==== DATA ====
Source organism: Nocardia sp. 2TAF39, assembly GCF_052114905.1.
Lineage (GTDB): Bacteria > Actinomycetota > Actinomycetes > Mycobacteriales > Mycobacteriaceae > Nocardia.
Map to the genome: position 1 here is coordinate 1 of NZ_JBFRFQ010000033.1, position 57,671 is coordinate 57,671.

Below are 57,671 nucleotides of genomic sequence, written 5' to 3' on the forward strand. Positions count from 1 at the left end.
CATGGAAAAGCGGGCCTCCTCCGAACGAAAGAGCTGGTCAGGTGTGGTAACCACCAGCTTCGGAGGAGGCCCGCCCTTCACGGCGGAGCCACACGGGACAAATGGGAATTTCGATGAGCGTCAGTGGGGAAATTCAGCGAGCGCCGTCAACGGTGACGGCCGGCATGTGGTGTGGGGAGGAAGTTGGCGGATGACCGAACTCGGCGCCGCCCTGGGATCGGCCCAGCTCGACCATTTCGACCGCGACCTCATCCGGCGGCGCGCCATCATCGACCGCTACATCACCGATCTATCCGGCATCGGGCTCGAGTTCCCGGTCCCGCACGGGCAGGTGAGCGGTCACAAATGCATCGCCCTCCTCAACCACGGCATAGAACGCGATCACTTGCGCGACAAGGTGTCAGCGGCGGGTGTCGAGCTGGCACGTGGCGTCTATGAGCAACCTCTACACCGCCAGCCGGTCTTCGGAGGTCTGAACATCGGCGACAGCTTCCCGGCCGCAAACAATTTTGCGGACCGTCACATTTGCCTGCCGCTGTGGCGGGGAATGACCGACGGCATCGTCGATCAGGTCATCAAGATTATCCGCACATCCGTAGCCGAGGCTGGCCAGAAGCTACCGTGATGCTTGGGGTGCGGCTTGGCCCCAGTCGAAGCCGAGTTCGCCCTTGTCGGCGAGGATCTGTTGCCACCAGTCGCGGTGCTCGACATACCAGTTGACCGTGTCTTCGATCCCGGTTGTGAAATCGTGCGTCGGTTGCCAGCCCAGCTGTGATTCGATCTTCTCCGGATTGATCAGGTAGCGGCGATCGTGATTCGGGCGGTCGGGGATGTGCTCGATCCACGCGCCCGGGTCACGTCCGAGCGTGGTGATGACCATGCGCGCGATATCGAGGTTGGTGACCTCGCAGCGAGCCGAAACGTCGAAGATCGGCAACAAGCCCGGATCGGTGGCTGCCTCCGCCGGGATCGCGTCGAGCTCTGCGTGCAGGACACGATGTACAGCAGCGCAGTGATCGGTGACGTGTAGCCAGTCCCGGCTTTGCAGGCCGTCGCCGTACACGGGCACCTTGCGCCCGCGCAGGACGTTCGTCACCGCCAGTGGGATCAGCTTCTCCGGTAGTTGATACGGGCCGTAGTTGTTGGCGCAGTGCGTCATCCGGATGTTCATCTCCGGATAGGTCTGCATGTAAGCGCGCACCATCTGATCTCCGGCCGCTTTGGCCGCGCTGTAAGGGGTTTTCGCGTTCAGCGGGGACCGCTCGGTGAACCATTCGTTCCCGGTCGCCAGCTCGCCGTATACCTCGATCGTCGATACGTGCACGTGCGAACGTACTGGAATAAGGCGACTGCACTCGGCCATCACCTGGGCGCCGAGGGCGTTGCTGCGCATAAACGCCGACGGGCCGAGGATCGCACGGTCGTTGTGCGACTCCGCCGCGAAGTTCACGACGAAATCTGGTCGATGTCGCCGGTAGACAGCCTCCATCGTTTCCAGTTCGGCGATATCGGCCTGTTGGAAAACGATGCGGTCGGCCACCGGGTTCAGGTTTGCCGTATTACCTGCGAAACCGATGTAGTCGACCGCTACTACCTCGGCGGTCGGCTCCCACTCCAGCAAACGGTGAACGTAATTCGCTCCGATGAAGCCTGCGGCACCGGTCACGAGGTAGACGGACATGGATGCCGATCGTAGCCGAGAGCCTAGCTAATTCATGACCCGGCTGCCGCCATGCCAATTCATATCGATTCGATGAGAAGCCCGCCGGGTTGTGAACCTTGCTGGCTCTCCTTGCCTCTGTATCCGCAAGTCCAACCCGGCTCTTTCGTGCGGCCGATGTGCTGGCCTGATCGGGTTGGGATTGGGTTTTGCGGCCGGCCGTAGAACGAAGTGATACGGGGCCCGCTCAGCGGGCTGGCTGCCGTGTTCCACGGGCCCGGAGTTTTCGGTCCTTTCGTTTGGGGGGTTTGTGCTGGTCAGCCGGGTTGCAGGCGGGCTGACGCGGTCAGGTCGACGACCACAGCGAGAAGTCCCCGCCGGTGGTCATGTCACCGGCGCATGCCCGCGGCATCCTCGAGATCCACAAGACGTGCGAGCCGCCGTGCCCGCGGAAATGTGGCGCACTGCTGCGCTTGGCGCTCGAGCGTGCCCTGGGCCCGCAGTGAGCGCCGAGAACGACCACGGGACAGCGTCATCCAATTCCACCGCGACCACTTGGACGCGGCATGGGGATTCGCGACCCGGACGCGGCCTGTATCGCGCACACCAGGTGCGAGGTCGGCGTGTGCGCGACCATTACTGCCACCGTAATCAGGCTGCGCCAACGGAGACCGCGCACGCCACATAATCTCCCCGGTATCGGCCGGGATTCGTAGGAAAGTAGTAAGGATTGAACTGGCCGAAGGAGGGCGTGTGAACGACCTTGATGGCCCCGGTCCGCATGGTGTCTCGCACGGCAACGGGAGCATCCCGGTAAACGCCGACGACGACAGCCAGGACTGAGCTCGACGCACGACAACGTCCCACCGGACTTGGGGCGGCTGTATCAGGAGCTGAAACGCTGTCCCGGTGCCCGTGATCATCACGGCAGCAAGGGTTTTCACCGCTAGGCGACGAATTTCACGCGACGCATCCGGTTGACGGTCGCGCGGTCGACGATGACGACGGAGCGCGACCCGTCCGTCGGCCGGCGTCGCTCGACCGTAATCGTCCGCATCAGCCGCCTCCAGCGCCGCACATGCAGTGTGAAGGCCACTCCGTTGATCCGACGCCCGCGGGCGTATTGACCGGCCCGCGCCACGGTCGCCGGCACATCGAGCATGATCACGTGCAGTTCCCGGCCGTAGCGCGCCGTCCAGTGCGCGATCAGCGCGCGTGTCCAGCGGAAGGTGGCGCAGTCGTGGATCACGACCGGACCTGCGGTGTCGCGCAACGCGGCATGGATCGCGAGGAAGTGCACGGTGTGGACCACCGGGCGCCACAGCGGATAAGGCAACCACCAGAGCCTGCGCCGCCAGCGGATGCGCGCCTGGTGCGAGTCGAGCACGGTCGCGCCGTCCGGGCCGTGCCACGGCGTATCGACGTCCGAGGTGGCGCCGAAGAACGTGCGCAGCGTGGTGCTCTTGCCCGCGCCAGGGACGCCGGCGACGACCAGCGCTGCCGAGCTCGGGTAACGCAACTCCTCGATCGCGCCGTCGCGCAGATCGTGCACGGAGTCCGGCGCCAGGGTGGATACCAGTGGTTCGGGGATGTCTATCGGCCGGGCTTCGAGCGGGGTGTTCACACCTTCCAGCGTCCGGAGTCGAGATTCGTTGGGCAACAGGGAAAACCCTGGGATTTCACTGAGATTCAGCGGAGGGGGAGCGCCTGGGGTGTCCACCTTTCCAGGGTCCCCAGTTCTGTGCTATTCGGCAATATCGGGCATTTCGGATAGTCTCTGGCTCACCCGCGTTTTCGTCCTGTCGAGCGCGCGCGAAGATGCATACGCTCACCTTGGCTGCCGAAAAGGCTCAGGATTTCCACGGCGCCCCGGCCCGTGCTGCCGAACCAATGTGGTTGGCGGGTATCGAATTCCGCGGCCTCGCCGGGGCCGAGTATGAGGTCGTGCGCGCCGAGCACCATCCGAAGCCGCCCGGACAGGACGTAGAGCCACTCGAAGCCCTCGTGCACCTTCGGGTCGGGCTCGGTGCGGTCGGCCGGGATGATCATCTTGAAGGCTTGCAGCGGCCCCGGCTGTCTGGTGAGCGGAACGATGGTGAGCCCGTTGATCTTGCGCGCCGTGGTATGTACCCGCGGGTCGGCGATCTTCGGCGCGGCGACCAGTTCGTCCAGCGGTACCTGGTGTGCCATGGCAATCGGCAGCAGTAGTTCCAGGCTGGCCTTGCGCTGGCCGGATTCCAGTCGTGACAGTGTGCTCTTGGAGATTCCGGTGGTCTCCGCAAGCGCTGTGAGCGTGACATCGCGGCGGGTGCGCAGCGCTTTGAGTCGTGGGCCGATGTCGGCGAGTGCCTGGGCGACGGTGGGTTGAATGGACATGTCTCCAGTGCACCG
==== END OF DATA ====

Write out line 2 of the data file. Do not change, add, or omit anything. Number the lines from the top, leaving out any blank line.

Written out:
Lineage (GTDB): Bacteria > Actinomycetota > Actinomycetes > Mycobacteriales > Mycobacteriaceae > Nocardia.